Happy Winter Solstice
Posted on December 21, 2018
Here we sit, my friends. The shortest day of the year, on the brink of Christmas, as 2018 takes its last gasping breaths. If there is a day for sober reflection today is the day!
In my progressive model of the stages of helping fatigue, I believe that a crucial signal that you are in the second stage of Guilt and Shame (Exhaustion being the first; Cynicism and Callousness the third; and Crisis the fourth) is that the problems we face overwhelm our sense that we are making positive changes in our communities and making the world a better place. On this darkest of days with Christmas and New Year’s right around the corner, we confront the devastating fact that too many in our lives lack love, a home, a community that values them, food, healthcare, and other basic human rights. While our donation rooms fill up during the holidays, it is hard not to wonder where all this kindness is the other 51 weeks out of the year.
In my dark moments, I’ll admit to you that I doubt my own power to make any difference. Who am I to try to make a meaningful difference on things that are so much greater than one person? Ending homelessness, ensuring every child goes to a trauma-sensitive school, fighting the stigma of HIV, standing strong that healthcare is a human right, and trying to transform our mess of a country into a trauma-informed nation that will actually fix the problem and stop making them worse. Who am I?
Like you, I’m just an individual facing down systems and misconceptions. Like you, I get up every day and fight for justice and human rights. Like you, I do everything I can to bring the light of hope to the dark and painful places. Like you, the lack of sunshine, resources, time, or energy doesn’t stop me from trying each and every day.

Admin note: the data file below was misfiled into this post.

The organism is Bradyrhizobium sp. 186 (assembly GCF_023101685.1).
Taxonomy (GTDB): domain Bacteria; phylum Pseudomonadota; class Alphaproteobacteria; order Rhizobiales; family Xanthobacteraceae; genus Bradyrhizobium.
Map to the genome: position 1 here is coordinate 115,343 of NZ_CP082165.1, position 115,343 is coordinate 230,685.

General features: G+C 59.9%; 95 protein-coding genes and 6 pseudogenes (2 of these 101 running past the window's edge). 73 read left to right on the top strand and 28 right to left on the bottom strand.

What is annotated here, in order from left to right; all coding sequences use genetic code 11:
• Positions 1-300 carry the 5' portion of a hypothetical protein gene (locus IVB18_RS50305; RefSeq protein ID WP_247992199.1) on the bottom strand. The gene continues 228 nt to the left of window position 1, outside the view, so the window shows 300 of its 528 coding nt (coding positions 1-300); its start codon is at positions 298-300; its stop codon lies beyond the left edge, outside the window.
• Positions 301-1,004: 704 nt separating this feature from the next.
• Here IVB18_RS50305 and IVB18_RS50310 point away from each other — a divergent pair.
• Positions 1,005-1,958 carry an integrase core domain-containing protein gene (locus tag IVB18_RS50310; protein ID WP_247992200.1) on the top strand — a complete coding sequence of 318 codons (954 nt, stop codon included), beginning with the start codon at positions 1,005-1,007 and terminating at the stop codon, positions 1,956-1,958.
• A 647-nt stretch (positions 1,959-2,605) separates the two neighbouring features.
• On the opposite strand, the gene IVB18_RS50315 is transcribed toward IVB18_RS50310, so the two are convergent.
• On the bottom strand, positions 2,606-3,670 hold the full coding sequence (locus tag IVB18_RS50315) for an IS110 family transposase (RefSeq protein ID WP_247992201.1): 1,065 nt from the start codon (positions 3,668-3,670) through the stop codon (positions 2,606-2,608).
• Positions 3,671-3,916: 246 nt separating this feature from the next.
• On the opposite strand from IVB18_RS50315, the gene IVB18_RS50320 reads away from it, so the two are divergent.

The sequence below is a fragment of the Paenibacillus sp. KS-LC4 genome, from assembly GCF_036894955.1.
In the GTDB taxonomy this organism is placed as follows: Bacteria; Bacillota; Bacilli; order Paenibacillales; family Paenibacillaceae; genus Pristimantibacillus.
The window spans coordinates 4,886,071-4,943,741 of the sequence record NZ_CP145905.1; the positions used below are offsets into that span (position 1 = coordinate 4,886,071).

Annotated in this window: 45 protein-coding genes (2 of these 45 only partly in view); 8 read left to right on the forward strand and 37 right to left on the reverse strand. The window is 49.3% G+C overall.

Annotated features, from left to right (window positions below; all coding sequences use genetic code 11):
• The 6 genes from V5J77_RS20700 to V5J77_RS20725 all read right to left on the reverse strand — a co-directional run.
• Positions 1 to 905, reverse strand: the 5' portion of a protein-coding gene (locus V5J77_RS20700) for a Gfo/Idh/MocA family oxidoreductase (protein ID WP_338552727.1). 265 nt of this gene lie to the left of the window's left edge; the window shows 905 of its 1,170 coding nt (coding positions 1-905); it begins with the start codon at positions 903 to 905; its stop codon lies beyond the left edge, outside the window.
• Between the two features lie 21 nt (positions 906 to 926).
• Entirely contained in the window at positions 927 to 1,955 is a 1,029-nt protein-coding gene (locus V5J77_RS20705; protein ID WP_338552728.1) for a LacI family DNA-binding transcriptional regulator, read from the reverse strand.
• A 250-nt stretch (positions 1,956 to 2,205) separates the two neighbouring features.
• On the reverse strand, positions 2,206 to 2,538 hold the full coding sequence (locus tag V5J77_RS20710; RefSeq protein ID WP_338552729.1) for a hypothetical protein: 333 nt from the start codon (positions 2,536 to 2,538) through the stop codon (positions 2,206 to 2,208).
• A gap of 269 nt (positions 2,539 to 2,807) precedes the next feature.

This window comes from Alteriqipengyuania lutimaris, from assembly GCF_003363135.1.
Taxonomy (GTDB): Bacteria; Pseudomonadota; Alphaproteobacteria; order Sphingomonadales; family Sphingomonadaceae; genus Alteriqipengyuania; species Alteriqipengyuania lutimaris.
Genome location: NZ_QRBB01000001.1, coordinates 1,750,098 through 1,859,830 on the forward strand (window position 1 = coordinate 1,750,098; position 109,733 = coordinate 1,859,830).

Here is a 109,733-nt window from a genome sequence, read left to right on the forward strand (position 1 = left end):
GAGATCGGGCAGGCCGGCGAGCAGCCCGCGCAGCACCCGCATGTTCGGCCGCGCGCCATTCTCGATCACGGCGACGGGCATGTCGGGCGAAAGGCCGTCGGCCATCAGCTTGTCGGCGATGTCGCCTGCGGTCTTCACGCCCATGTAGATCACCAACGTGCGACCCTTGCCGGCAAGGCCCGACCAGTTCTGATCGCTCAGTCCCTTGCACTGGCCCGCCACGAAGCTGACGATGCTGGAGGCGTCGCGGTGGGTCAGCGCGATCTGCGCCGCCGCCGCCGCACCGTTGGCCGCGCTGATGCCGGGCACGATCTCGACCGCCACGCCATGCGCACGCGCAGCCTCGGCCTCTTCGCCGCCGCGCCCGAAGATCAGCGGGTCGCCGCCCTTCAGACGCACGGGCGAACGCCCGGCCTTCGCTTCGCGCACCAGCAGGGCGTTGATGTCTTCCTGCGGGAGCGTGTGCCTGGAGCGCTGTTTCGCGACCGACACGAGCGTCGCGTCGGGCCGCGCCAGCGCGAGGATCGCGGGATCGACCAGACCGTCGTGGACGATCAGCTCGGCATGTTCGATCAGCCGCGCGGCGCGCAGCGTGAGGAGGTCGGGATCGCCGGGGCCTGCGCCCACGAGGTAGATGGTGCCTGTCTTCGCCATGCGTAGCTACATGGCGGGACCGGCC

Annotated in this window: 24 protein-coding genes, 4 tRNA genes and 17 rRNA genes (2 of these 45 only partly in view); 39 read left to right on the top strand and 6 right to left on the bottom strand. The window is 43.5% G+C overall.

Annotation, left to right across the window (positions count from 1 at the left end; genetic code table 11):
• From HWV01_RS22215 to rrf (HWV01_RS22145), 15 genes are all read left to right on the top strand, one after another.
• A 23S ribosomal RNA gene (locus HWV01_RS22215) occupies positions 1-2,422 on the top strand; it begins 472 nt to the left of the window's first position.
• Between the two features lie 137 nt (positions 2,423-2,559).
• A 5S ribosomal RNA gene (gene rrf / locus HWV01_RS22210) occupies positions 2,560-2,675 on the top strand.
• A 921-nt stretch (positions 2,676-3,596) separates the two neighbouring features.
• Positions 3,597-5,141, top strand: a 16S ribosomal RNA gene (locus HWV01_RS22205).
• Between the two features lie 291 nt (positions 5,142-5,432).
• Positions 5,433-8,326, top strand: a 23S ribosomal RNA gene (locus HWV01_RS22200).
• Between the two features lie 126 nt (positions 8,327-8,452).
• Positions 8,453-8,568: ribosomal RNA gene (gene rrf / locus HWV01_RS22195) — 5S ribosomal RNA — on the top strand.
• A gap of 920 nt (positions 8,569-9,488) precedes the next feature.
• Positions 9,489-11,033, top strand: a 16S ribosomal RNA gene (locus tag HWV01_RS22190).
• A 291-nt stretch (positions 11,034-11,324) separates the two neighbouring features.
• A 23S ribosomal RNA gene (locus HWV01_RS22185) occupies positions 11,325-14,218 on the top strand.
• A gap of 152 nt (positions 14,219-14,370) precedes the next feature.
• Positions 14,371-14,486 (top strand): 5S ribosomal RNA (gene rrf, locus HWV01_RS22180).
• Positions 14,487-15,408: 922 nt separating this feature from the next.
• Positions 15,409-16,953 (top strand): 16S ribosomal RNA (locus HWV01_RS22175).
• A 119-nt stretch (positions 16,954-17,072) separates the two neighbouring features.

If there is something I’m proud of in my 21-year career, it is that I am like you. On those days that I question whether I’m really making a difference, I think about every person getting off an overnight shift at a shelter or in-patient unit, the outreach worker who is going to the “office” in a part of town most would like to forget, the foster parent who doesn’t let a child’s behavior stop them from giving them the love they desperately need, the physician who forsakes wealth to serve those in poverty. When I question my abilities or effectiveness, I remember that I’m a part of an amazing army of people working towards social justices, human rights, and healing.
On this darkest of days, I’m lucky to have friends like you!